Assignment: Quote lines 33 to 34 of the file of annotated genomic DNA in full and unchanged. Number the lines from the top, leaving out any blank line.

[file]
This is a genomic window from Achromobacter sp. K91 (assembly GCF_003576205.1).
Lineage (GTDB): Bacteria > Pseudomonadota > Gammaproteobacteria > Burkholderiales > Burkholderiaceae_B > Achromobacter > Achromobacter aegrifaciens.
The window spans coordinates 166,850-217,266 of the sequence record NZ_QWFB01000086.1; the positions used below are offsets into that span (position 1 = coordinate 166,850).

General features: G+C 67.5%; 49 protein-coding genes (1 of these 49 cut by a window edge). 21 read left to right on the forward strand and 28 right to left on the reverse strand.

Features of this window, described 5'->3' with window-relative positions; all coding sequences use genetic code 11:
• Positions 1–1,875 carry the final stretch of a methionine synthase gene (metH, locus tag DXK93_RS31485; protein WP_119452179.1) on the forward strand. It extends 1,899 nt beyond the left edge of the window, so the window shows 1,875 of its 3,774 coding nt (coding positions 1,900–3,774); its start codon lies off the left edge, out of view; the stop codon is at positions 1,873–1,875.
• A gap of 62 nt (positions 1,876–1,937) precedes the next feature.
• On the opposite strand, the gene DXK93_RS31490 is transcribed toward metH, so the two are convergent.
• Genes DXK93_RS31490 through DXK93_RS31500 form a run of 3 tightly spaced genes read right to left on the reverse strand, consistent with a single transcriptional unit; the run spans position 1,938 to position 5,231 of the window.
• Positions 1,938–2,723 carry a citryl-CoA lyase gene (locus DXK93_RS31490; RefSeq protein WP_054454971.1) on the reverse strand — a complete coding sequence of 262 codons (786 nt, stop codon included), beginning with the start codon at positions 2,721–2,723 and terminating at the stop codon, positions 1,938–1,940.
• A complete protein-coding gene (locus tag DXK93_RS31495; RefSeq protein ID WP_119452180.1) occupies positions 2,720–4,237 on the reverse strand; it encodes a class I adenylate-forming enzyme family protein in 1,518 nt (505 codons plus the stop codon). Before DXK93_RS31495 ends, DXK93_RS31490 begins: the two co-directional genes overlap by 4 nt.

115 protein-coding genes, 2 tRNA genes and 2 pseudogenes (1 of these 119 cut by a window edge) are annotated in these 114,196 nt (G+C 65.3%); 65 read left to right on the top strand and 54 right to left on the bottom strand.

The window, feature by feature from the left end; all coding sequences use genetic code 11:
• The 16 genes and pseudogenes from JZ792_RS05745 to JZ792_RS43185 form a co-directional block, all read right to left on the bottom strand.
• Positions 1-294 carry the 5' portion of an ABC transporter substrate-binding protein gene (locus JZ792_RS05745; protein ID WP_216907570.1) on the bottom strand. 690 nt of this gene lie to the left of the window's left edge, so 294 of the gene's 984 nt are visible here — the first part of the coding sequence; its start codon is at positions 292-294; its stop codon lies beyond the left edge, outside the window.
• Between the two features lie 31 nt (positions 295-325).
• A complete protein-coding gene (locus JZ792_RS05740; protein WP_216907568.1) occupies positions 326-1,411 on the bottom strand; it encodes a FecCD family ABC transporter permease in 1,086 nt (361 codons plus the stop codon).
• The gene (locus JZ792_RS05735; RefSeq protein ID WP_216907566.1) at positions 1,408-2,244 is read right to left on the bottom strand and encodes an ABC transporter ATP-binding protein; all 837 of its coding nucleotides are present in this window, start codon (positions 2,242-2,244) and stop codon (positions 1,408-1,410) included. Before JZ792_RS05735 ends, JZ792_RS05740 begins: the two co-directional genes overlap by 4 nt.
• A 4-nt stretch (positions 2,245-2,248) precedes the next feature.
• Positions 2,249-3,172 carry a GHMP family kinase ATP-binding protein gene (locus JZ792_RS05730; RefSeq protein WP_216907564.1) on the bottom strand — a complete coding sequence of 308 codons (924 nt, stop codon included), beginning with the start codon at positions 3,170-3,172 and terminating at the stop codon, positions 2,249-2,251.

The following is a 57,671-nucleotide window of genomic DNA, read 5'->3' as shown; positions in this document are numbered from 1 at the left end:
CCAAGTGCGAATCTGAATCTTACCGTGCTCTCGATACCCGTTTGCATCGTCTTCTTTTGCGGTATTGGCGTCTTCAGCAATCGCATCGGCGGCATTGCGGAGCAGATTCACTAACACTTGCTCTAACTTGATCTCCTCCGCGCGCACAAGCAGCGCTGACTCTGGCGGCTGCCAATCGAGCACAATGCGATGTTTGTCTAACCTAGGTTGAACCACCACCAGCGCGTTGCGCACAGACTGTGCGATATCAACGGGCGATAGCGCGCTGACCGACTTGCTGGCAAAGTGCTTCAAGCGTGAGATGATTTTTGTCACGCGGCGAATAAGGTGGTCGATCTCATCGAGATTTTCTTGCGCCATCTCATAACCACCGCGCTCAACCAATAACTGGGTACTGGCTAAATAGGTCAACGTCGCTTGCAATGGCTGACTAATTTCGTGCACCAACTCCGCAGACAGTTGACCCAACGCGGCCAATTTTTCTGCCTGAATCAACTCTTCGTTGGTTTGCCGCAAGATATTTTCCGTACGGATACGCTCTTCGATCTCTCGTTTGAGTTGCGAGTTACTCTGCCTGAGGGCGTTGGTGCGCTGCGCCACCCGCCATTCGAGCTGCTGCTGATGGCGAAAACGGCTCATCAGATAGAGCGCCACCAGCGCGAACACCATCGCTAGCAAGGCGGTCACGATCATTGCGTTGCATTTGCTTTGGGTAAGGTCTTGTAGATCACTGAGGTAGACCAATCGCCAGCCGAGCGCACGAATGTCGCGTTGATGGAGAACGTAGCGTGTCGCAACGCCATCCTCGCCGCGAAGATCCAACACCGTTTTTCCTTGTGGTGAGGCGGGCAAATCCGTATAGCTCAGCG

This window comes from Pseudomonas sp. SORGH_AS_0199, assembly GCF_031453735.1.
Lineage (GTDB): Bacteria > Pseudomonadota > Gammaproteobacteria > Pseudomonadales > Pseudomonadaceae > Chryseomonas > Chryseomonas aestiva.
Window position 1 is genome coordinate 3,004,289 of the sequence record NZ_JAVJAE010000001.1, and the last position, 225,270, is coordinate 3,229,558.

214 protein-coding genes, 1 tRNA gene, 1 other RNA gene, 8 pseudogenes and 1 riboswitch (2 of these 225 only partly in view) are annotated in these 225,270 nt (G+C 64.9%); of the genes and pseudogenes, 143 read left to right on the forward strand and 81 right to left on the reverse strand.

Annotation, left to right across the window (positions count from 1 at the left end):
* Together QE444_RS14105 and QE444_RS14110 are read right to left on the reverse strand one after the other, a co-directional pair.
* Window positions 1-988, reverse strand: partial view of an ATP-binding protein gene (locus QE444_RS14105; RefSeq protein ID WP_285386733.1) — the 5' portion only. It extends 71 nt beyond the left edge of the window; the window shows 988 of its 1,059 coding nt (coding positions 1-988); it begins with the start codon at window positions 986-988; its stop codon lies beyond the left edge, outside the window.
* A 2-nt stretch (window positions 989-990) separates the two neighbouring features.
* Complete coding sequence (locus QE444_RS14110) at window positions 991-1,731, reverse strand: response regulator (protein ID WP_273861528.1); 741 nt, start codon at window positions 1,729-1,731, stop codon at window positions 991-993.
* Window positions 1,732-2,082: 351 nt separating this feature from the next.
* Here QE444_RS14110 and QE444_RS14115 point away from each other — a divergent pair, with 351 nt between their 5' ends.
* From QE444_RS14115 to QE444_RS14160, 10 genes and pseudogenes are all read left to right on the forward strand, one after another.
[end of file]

* Here QE444_RS14110 and QE444_RS14115 point away from each other — a divergent pair, with 351 nt between their 5' ends.
* From QE444_RS14115 to QE444_RS14160, 10 genes and pseudogenes are all read left to right on the forward strand, one after another.